Monochro Observer is a lovely little puzzle/platform game by Japanese game developer Tatsuya Koyama. Control two people, one who lives in dark and one who lives in light, as they cooperate to reach the exit together. Just look at those little munchkins, staring at each other across the impassable divide between worlds. Lonesome. Longing. The fire of passion smoldering in their eyes…okay, not that last part.
Quaint room is a relatively short and easy room escape game, but it is also impressively polished and well-made. The graphics are aesthetically pleasing in a tidy sort of way, and the interface is completely smooth and user-friendly. So, take a break. Relax, step back a few years and enjoy this lovely example of classic Japanese gaming goodness.
Another Room, by Japanese designer Mofuya, is a sweet, semi-short example of classic point-and-click that is executed with near-perfect competence. The game's puzzles are simple but well-crafted; while not wildly creative or different, they nonetheless offer a satisfying variety of problems to tackle. The room's neat, somewhat subdued appearance is pleasing to the eye and makes it simple to navigate the surroundings.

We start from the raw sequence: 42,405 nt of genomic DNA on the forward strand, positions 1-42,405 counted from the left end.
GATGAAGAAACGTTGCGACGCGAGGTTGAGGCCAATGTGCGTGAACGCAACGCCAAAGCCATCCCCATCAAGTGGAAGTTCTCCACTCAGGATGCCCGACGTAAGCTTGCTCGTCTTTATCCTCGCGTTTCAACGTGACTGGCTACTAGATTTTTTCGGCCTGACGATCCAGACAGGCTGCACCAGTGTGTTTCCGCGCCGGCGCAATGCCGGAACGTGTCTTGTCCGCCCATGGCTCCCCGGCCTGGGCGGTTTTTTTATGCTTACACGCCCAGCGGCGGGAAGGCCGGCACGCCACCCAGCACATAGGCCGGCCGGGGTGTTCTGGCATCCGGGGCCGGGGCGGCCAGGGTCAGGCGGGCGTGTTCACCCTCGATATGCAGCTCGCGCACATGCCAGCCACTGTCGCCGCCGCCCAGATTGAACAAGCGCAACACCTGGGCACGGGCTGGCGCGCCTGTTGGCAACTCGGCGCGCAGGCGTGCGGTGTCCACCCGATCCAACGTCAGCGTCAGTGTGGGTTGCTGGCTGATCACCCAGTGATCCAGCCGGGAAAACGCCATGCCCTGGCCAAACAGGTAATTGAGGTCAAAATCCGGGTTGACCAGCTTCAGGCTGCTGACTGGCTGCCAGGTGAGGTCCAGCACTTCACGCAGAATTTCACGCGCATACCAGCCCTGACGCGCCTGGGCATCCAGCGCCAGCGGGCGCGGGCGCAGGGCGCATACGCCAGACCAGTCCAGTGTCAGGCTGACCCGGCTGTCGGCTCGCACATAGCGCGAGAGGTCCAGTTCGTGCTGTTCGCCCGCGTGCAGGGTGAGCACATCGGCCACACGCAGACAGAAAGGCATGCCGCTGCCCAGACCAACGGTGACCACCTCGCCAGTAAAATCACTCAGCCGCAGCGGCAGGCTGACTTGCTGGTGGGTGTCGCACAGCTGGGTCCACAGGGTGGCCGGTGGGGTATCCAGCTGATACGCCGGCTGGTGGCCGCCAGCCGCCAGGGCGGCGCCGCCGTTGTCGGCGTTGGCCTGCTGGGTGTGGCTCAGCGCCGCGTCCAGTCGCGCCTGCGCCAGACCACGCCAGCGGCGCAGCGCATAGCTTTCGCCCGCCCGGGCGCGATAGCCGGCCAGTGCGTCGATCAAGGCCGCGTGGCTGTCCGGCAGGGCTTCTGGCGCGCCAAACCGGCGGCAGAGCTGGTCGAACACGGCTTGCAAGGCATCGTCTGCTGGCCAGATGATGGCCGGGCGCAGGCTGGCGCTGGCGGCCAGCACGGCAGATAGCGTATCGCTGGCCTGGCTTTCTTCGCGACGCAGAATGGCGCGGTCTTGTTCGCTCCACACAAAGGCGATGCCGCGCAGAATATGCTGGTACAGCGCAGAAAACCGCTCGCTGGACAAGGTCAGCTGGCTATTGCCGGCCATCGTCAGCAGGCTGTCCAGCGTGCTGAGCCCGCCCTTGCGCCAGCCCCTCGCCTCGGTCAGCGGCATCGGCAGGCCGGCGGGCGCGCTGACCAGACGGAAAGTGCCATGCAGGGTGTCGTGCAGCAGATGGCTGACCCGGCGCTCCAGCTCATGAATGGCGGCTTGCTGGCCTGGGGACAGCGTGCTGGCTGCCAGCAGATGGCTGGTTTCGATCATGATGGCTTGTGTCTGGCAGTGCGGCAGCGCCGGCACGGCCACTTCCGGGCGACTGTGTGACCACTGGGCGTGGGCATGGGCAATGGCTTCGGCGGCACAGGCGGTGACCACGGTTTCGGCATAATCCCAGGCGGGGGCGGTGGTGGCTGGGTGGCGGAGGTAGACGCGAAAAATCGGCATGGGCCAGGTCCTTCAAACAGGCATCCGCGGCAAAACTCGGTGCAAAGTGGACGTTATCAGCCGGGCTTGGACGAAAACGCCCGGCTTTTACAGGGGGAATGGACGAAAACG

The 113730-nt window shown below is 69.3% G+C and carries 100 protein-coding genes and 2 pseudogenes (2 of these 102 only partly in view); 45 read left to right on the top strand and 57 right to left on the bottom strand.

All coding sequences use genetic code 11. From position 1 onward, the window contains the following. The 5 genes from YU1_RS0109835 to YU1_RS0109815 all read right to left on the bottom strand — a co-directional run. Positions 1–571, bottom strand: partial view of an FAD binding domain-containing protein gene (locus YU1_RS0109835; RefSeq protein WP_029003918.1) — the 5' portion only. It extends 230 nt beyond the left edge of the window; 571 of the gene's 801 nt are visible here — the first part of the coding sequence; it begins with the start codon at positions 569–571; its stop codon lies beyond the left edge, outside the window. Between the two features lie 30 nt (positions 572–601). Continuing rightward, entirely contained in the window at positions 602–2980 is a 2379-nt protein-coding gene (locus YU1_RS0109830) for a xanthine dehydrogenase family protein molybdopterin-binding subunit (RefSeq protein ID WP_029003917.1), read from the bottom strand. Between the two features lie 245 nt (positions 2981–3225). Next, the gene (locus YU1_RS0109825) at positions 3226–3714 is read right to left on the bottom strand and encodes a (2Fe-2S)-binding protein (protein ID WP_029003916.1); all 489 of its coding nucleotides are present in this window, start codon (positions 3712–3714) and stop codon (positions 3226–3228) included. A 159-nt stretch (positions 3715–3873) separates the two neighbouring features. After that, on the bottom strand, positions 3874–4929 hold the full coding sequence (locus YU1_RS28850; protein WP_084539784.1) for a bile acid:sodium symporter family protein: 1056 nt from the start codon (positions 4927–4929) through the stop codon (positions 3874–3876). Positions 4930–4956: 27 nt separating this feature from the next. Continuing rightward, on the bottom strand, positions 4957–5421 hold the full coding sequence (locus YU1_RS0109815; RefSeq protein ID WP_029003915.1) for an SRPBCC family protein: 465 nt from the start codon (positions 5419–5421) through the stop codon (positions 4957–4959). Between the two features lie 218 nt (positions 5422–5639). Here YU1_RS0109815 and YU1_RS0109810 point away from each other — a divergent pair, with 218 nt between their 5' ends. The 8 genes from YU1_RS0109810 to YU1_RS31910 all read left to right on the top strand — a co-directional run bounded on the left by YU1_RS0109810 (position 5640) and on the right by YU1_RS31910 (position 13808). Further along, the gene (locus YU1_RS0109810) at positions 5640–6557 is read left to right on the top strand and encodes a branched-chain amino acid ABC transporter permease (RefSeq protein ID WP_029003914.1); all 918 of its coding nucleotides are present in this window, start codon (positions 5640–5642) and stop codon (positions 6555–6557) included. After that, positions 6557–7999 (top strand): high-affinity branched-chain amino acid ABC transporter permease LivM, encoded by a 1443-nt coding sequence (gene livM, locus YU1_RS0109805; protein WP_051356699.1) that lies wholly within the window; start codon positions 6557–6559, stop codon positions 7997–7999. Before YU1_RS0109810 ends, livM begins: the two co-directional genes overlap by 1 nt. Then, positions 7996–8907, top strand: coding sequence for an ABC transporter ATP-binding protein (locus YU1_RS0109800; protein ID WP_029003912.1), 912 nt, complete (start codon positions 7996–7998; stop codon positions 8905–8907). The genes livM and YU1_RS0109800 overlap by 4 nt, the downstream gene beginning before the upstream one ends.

Back to the basics again with Kagi Nochi Tobira 2, the simple and original puzzle game sequel to the very well-received Kagi Nochi Tobira from September of last year. There's not much else to say other than the raw creativity and sense of discovery in these simple puzzle games create an exceptionally engaging and appealing experience. Another example of why simple ideas are often among the most fun!
The player starts in the present day, but with a push of a button can be transported into the same room some indeterminable span of time into the past; press another button and the operation is reversed. Two separate, subtly different rooms to zoom between, each one affecting the other... interesting, no?
Mofuya Defense is an excellent addition to the tower defense genre, featuring an upgradeable base that can defend itself, and a balanced power resource management system. With cute pixel graphics, a comfortable learning curve, a good number of weapons at your disposal, and additional features not found in other tower defense games, Mofuya Defense is definitely worth investing some time in.